I stopped using Facebook because it just didn't seem like it was improving my life. It hasn't made any difference at all. I have never used Twitter. I have a LinkedIn profile, but I haven't looked at it in months. Nobody cares. As far as I can tell, TFA is not describing a typical experience.
I vote for poorly-designed, badly-ventilated cases, because they cause other components to fail. Pretty much all of the component failures I've had can be traced back to improper cooling, so you could say that I have had the most problems with cases. For years, my secretary used an old Dell that had a terrible case -- it was basically impossible to ventilate because it was almost airtight. You could put your hand on it and it felt warm to the touch. It was awful. Sure enough, the HDD crapped out.
I also built a server in a mini-ITX case that was supposed to be fanless, but it would randomly reboot. I checked the temperature of the CPU and the HDD, but they were both normal. After tearing my hair out for weeks, I figured out that my RAM was overheating. I taped a fan to the inside of the case, and the problem went away.
Did you know that drinking water standards mandate reporting of uranium levels in tap water? Look up your local water source to see how much uranium you drink every day. Bottled water doesn't have to report uranium levels; see here, page 18: http://www.nestle-watersna.com...
I prefer tap water, because I like knowing exactly how much uranium I'm drinking.
To turn on my lights, I use a dedicated analog controller connected via USB to a Raspberry Pi, which is wired to my home router via gigabit ethernet. It's more expensive than "do everything" smartphone controls, but much easier and more intuitive to use.
The best cube I've actually seen would be a Rubik's Cube. They're super cool, clever, and pretty. The only other non-fictional cube is the ice cube. I have only once seen ice cubes that were actually cubes, and they were a huge pain to get out of the ice cube tray. So, cubic ice cubes fail for being crappy, and non-cubic ice cubes fail for not being cubes.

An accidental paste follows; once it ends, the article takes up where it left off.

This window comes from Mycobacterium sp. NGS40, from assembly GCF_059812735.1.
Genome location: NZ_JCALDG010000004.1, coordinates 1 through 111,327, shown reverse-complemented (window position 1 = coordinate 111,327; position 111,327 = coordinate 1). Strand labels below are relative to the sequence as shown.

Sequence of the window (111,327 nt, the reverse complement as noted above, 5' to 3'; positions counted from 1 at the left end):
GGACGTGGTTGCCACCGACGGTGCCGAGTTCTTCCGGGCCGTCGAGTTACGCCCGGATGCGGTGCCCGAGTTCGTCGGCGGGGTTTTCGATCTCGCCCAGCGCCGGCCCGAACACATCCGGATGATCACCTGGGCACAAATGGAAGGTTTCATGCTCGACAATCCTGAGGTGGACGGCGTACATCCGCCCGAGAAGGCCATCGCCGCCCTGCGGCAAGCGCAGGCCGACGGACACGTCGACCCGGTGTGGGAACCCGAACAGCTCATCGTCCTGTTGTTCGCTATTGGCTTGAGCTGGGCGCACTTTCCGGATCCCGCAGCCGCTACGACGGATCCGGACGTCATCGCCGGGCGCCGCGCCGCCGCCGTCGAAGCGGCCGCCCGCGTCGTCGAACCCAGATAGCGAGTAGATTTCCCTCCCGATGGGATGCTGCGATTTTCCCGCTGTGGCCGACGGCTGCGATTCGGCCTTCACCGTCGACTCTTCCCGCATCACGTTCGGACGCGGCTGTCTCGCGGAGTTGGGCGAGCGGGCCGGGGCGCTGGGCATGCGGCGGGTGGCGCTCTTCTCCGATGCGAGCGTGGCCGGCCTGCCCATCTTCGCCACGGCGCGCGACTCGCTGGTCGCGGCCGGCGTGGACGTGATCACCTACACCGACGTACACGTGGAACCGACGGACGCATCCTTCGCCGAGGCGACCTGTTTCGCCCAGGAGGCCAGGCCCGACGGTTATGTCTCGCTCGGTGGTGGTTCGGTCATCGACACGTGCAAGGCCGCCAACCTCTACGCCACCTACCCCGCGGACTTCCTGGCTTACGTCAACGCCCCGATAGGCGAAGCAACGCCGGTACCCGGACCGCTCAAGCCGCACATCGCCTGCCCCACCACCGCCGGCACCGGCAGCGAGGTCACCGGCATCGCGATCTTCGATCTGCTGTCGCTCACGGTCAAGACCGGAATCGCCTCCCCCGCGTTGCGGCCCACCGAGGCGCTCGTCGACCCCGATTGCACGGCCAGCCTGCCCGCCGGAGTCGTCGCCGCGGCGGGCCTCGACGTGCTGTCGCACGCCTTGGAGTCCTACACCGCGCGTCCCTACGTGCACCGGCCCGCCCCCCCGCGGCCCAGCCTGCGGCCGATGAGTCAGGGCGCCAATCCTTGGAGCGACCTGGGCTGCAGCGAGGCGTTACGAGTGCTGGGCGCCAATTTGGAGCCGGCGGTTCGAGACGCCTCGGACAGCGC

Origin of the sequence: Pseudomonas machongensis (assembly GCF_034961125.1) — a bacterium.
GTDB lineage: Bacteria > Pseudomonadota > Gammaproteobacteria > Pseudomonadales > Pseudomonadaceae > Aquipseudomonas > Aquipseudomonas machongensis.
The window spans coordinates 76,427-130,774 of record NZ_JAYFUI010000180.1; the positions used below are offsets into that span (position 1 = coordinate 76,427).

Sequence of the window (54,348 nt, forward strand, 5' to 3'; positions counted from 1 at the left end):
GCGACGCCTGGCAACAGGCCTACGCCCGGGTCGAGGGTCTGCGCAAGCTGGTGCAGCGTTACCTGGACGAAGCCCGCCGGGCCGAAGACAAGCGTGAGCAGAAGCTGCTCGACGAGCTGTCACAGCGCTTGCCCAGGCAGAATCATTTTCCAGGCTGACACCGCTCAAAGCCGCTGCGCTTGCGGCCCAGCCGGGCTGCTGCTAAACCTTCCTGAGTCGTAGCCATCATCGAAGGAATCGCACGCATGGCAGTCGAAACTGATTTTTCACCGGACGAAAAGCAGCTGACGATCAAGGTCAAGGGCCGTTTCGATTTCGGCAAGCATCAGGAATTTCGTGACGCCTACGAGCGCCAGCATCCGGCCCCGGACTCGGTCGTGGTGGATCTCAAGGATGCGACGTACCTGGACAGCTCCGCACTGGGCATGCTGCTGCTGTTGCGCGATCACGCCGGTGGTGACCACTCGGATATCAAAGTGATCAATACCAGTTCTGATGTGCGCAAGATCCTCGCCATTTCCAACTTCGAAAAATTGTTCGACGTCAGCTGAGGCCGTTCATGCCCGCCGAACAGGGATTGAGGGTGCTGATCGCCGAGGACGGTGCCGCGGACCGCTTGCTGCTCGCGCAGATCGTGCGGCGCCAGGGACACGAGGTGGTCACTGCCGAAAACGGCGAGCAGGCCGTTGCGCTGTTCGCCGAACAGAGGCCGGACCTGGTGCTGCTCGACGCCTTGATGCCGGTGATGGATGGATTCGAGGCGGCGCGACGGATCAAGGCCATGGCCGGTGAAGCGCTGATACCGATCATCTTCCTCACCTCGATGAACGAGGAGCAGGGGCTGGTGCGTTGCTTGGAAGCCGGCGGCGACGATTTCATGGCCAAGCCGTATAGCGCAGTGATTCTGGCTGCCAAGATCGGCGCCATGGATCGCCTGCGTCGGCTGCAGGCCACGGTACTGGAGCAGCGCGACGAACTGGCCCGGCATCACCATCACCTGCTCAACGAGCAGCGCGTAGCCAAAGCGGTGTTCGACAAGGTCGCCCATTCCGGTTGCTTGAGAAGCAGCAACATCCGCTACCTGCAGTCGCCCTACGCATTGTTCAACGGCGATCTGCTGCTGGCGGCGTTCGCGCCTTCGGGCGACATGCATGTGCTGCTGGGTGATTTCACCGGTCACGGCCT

My choice for fictional cubes is the Borg Cube. It is an iconic departure from typical spaceship designs in science fiction, in the same way that the Daleks were a departure from typical space monsters. The lack of overtly menacing characteristics makes it the more menacing, and its simplicity adds to a sense of foreboding mystery. I think it was a very clever and successful design choice. It narrowly beats the Companion Cube, which is similarly well-designed.
The North Korean regime's survival depends on keeping its people completely uninformed. Here's an article about how even a little bit of information about the outside world can destroy the carefully constructed myths that sustain North Korean society: http://articles.latimes.com/20...
"About two years ago, a North Korean who worked in the state fisheries division was on a boat in the Yellow Sea when his transistor radio picked up a South Korean situation comedy. The radio program featured two young women who were fighting over a parking space in their apartment complex.
A parking space? The North Korean was astonished by the idea that there was a place with so many cars that there would be a shortage of places to park them. Although he was in his late 30s and a director of his division, he had never met anyone who owned their own car.
The North Korean never forgot that radio show and ended up defecting to South Korea last year."
The article is old, but I don't think things have changed much in North Korea.